‘Wallace’ really cements the band as a diverse powerhouse of genres and shows the headier side of English Teacher.
Words: Brad Harris | Photo: Sophie Jouvenaar
My first English teacher was a tall, towering mountain of a man. A man who seemed to only wear large, overfitting shirts that he had accidentally ripped the holes in the armpits of. When he insisted on raising his hand for silence, it allowed us to see deep into the sweat-drenched tufts of hair that grew unchecked underneath. Although the rest of the class found it the height of humour at that point in their lives, I was endeared. This was a man so enthusiastic about literature and the English language he was literally dripping with perspiration.
Lily Fontaine and the band behind her seem equally enthused, both with literature and those that teach it. Latest single Wallace is dripping with wit and cross-cultural references. As she says, the track is “an apocalyptic monologue about what happens when people listen to Wallace Hartley, the band-leader of the Titanic, as a distraction to the sinking of the ship.” Born in her hometown, his name is written on the door of the local Wetherspoons, which led to her developing the song’s central metaphor as a perfect expression of her feelings about “the political leanings of the area and the general rise of the right-wing in modern England.”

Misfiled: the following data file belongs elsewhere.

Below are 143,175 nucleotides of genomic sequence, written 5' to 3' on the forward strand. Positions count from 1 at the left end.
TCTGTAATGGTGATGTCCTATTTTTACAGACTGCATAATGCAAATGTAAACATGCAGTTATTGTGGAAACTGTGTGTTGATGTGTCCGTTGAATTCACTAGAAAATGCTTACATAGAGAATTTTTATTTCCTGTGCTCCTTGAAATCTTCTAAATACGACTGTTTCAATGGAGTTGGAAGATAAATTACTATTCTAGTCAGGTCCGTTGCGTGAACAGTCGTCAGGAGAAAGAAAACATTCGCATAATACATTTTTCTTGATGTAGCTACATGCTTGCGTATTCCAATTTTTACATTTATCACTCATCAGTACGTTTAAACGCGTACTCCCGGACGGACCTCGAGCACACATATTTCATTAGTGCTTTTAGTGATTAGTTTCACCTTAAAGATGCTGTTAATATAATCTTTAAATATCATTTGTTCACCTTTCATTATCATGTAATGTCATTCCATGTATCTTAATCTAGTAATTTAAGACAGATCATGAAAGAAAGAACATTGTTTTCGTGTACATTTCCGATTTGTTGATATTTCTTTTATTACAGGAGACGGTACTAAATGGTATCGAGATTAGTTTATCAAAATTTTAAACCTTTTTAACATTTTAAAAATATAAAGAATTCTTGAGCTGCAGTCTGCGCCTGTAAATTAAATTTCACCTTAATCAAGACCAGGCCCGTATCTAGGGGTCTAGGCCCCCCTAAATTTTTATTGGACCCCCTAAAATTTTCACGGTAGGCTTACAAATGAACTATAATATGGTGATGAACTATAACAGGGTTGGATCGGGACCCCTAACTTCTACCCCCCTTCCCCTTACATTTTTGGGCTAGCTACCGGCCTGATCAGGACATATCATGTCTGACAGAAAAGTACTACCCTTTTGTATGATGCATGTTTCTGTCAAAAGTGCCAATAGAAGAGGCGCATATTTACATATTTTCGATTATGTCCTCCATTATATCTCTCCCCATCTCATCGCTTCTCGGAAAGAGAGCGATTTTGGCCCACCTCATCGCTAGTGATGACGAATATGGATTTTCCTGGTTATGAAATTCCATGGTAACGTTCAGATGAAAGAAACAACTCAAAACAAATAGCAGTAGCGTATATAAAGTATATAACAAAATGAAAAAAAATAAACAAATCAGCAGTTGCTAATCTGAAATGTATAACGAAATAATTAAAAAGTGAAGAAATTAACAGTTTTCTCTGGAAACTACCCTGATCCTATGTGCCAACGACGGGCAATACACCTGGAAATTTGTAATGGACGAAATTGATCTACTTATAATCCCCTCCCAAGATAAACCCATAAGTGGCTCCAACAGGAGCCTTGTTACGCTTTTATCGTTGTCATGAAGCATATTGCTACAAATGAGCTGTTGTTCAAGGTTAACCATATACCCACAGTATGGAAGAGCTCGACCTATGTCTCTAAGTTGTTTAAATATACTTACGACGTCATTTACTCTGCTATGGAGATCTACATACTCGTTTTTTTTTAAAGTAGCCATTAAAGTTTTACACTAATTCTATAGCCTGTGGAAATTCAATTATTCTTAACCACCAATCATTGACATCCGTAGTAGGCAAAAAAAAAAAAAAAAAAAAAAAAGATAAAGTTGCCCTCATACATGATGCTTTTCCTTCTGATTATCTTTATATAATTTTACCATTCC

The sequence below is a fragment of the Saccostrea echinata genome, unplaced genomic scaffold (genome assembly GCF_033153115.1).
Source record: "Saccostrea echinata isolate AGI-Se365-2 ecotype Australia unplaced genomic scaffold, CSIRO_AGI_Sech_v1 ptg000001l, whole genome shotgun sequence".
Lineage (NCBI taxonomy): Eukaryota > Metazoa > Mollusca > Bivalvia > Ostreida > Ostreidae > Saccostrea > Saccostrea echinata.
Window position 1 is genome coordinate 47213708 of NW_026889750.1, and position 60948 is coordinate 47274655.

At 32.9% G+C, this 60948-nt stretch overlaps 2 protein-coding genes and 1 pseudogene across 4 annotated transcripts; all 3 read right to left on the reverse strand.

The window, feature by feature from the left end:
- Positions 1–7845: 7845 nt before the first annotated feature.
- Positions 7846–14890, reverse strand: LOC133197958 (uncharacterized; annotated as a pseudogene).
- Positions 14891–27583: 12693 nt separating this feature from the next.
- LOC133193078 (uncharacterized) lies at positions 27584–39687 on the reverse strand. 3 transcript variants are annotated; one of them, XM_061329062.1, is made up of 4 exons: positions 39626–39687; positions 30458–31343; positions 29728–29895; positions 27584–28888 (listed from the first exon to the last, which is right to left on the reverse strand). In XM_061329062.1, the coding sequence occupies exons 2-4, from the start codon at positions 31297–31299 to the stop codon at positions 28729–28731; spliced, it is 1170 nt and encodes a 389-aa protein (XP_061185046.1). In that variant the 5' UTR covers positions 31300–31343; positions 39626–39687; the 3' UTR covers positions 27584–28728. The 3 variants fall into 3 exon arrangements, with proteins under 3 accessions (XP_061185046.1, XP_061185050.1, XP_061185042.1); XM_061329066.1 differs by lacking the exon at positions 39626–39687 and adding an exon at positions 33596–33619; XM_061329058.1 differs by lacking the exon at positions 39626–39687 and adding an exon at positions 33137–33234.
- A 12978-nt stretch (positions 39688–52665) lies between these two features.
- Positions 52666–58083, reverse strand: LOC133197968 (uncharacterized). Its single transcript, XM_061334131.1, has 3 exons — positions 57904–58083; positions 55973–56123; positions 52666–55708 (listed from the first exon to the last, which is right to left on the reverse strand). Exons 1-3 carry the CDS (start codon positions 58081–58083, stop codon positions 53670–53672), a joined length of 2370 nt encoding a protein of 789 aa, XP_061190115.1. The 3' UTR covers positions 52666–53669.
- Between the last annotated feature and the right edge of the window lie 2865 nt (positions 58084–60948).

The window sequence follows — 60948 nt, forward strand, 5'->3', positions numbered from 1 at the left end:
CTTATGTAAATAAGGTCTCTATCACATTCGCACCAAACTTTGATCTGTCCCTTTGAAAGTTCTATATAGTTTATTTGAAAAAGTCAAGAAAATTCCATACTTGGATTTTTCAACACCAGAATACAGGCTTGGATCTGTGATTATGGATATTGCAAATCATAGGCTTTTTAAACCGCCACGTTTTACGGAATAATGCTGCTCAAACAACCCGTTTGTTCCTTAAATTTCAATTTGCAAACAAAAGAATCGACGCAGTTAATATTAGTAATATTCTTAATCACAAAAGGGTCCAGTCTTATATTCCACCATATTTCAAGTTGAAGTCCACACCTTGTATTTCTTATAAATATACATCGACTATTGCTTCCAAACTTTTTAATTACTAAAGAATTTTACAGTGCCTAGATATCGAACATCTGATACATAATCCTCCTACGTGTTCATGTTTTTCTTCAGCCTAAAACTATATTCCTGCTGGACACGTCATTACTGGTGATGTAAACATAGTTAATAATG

In B-side tradition, the song shows a headier side of English Teacher than seen on previous release R&B. The band eases in their ideas with a slacker-adjacent take on post-punk before finding a groove that incorporates a melodic Eastern riff approximating a colossal post-rock sound. It’s understated in a coolly composed way that struck a chord with me. Then out of nowhere, it all gives way to an orchestral rendition of Nearer, My God, to Thee (thematically in the running against Roscoe Roscoe’s Jacob’s Ladder for this Summer’s best religious iconography), a moment of pathos and beauty that really cements the band as a diverse powerhouse of genres. It’s great to hear something as wildly inventive and risky as this. Songs like this are the reason why I – like that first English teacher – sweat with enthusiasm for music.